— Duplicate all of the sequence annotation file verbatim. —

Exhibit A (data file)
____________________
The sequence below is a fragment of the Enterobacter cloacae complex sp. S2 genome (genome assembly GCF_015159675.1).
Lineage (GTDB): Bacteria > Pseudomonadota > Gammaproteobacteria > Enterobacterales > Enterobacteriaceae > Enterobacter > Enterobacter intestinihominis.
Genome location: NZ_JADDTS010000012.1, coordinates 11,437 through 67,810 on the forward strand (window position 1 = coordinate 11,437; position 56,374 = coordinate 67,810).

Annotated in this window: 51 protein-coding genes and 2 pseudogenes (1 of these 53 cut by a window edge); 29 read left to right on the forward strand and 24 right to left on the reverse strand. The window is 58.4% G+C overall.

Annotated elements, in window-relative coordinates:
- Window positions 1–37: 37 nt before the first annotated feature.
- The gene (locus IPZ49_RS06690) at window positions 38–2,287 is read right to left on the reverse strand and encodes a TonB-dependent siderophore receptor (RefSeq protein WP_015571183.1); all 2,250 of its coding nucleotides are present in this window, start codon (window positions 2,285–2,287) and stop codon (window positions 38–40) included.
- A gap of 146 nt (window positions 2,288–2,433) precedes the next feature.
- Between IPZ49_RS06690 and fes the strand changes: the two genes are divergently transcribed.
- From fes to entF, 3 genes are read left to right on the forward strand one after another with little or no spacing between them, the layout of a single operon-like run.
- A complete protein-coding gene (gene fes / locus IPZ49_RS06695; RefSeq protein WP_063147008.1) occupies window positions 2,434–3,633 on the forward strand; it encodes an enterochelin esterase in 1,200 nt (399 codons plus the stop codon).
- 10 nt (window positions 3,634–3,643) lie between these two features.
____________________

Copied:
The sequence below is a fragment of the Enterobacter cloacae complex sp. S2 genome (genome assembly GCF_015159675.1).
Lineage (GTDB): Bacteria > Pseudomonadota > Gammaproteobacteria > Enterobacterales > Enterobacteriaceae > Enterobacter > Enterobacter intestinihominis.
Genome location: NZ_JADDTS010000012.1, coordinates 11,437 through 67,810 on the forward strand (window position 1 = coordinate 11,437; position 56,374 = coordinate 67,810).

Annotated in this window: 51 protein-coding genes and 2 pseudogenes (1 of these 53 cut by a window edge); 29 read left to right on the forward strand and 24 right to left on the reverse strand. The window is 58.4% G+C overall.

Annotated elements, in window-relative coordinates:
- Window positions 1–37: 37 nt before the first annotated feature.
- The gene (locus IPZ49_RS06690) at window positions 38–2,287 is read right to left on the reverse strand and encodes a TonB-dependent siderophore receptor (RefSeq protein WP_015571183.1); all 2,250 of its coding nucleotides are present in this window, start codon (window positions 2,285–2,287) and stop codon (window positions 38–40) included.
- A gap of 146 nt (window positions 2,288–2,433) precedes the next feature.
- Between IPZ49_RS06690 and fes the strand changes: the two genes are divergently transcribed.
- From fes to entF, 3 genes are read left to right on the forward strand one after another with little or no spacing between them, the layout of a single operon-like run.
- A complete protein-coding gene (gene fes / locus IPZ49_RS06695; RefSeq protein WP_063147008.1) occupies window positions 2,434–3,633 on the forward strand; it encodes an enterochelin esterase in 1,200 nt (399 codons plus the stop codon).
- 10 nt (window positions 3,634–3,643) lie between these two features.